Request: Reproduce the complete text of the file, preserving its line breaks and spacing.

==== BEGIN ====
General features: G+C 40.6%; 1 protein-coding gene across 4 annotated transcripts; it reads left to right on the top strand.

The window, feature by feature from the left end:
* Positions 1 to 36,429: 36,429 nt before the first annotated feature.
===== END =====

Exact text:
General features: G+C 40.6%; 1 protein-coding gene across 4 annotated transcripts; it reads left to right on the top strand.

The window, feature by feature from the left end:
* Positions 1 to 36,429: 36,429 nt before the first annotated feature.